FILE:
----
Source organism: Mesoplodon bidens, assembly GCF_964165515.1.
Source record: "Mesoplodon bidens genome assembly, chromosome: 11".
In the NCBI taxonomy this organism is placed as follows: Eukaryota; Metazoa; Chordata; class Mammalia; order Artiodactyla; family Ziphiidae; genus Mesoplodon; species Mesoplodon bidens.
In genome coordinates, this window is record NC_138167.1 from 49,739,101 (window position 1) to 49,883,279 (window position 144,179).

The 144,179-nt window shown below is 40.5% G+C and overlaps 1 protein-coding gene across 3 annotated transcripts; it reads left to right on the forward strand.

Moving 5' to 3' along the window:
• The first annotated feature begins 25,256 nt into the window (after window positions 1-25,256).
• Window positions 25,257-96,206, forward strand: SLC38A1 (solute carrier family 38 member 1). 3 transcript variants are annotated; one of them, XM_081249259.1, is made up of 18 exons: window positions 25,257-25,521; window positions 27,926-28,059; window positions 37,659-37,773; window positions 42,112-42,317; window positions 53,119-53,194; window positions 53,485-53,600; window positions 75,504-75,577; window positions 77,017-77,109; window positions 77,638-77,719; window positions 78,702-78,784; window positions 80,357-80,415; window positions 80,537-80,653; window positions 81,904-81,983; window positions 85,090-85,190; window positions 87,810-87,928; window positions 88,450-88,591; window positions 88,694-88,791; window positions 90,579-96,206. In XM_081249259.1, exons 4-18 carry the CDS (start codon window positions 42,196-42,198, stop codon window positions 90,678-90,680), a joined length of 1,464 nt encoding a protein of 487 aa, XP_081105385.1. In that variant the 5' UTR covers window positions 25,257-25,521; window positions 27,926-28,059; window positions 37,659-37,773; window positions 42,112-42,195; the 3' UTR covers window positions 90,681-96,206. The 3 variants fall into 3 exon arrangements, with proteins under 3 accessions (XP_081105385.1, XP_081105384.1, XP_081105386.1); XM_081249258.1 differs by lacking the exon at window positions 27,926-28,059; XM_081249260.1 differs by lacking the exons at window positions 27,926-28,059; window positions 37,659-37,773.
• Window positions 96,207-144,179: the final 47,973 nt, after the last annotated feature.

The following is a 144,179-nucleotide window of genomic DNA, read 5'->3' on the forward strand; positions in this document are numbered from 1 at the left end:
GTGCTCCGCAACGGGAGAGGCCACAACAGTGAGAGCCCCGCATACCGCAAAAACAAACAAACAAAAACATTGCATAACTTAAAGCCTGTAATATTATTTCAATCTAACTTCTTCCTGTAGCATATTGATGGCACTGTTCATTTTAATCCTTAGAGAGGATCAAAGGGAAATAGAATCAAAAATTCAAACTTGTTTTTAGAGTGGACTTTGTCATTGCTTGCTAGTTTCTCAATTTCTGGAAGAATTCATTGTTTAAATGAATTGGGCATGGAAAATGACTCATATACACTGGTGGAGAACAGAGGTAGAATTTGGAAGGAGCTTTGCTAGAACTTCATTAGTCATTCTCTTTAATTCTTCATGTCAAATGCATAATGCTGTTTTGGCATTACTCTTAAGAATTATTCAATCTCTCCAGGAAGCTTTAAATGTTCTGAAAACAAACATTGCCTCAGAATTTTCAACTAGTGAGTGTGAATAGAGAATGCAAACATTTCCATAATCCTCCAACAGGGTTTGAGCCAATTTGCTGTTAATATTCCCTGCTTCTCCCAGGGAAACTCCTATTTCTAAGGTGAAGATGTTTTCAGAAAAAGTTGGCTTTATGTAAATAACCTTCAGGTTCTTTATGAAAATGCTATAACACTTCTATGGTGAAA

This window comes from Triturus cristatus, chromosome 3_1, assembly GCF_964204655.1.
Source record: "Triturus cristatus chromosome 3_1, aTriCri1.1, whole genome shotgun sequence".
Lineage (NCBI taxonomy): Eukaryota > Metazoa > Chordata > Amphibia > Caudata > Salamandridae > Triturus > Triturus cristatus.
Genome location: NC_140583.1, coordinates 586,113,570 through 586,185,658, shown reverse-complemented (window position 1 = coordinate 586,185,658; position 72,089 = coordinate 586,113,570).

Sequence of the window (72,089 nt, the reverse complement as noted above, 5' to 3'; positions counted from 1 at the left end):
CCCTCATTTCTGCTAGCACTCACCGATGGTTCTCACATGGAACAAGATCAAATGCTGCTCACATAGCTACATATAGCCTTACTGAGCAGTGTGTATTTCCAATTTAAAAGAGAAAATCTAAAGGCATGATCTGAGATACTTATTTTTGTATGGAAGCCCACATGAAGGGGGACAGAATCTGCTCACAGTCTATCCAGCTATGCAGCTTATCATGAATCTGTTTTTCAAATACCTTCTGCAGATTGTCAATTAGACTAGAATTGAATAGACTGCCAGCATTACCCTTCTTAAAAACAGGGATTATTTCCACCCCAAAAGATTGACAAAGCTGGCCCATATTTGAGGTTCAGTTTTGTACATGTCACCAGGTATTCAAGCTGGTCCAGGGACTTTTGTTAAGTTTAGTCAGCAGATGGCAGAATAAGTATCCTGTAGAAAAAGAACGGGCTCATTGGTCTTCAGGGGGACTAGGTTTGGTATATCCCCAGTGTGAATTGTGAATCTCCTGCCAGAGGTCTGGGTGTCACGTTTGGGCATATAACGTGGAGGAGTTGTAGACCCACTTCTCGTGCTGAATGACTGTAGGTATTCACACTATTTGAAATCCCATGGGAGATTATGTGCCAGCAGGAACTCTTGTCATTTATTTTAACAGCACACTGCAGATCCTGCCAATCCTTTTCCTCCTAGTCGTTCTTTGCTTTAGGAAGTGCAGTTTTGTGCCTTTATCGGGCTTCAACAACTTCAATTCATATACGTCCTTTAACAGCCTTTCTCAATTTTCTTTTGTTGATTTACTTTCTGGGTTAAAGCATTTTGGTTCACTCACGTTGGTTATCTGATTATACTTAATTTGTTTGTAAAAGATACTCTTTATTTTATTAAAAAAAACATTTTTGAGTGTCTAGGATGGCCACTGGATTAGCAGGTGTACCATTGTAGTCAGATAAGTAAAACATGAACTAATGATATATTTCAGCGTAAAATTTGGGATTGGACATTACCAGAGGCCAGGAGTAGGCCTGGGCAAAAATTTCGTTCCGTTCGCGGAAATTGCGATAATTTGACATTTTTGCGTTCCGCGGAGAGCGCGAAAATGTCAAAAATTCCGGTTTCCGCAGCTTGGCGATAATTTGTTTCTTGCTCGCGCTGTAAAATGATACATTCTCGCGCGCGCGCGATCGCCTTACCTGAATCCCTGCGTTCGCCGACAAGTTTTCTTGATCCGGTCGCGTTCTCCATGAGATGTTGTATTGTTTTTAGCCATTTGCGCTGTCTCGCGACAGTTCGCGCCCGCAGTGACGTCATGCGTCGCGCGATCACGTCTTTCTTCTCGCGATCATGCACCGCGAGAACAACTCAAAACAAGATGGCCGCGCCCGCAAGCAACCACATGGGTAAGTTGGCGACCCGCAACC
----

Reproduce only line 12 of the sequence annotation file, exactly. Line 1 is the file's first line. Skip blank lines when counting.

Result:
This window comes from Triturus cristatus, chromosome 3_1, assembly GCF_964204655.1.